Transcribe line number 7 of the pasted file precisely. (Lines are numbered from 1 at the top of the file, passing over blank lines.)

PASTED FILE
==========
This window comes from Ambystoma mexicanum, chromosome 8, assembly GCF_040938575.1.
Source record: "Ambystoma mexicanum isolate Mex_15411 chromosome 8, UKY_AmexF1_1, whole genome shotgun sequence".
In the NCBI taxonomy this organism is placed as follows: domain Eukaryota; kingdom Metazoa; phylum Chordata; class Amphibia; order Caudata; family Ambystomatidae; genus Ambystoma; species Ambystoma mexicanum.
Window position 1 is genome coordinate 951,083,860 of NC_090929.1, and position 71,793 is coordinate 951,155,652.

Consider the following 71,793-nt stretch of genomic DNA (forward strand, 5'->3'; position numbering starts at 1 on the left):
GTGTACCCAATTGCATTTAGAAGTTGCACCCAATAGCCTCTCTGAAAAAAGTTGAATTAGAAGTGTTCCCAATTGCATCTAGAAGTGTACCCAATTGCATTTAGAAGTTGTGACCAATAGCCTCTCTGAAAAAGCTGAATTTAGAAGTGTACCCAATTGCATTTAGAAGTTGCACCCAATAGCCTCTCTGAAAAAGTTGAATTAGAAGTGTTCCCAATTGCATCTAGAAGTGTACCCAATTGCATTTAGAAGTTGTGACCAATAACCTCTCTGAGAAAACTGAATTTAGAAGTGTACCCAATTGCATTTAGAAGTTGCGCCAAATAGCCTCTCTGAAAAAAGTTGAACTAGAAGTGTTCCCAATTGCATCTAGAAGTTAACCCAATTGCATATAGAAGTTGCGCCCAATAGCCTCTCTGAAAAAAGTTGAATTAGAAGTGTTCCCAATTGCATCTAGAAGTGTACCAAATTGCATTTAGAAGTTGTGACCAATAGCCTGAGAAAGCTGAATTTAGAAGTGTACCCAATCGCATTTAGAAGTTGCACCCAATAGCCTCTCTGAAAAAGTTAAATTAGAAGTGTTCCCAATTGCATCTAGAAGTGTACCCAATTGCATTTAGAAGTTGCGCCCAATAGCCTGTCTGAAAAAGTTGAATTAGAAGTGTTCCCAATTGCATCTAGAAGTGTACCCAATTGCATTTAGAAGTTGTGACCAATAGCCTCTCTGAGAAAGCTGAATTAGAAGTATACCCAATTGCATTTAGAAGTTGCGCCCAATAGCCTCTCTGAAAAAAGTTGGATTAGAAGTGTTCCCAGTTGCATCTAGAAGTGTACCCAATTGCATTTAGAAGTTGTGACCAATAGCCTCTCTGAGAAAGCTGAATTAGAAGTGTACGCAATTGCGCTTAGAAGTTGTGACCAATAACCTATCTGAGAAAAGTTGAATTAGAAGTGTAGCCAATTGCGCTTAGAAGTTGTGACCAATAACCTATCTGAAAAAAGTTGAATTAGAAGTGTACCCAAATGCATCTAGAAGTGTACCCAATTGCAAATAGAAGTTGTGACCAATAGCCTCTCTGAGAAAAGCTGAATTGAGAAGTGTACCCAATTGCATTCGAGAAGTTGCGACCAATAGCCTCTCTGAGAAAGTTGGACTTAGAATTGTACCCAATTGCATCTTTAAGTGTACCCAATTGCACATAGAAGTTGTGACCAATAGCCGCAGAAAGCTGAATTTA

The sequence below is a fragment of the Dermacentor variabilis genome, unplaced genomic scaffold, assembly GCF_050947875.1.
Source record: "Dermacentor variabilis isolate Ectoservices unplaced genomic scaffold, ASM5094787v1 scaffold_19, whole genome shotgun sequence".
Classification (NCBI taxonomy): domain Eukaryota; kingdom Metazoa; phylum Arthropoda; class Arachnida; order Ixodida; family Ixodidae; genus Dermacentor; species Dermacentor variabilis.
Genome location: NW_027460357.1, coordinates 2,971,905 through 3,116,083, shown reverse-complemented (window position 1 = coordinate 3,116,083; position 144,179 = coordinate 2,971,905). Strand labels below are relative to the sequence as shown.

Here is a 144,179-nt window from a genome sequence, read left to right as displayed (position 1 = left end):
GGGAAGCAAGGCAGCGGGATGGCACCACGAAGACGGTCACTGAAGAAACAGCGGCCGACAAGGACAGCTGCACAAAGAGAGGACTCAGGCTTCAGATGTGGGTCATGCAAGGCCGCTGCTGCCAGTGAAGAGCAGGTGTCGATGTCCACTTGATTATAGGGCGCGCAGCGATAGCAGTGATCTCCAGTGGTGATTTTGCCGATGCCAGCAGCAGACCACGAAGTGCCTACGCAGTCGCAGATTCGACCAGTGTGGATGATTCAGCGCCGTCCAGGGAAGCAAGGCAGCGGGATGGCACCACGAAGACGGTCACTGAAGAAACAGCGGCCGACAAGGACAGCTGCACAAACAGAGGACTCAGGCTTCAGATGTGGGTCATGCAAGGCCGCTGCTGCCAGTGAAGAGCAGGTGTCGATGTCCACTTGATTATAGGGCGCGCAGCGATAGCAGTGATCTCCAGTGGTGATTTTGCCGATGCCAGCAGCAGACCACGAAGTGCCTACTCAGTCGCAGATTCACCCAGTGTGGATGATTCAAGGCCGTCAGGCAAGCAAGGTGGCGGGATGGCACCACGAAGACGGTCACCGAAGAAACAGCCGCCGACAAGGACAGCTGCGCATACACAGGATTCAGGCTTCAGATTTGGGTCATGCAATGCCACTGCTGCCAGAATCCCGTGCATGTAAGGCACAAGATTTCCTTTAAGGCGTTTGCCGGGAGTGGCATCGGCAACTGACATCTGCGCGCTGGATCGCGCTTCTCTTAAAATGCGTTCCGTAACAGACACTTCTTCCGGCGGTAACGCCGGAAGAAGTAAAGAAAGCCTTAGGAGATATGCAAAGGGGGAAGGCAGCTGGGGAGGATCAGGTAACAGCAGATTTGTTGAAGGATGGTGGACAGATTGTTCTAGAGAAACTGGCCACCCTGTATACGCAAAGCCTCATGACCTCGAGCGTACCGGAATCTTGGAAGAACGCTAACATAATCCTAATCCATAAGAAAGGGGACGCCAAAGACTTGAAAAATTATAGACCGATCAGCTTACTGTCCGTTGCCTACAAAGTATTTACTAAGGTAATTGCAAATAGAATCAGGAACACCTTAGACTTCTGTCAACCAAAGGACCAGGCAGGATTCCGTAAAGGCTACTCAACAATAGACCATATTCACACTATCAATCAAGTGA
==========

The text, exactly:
The sequence below is a fragment of the Dermacentor variabilis genome, unplaced genomic scaffold, assembly GCF_050947875.1.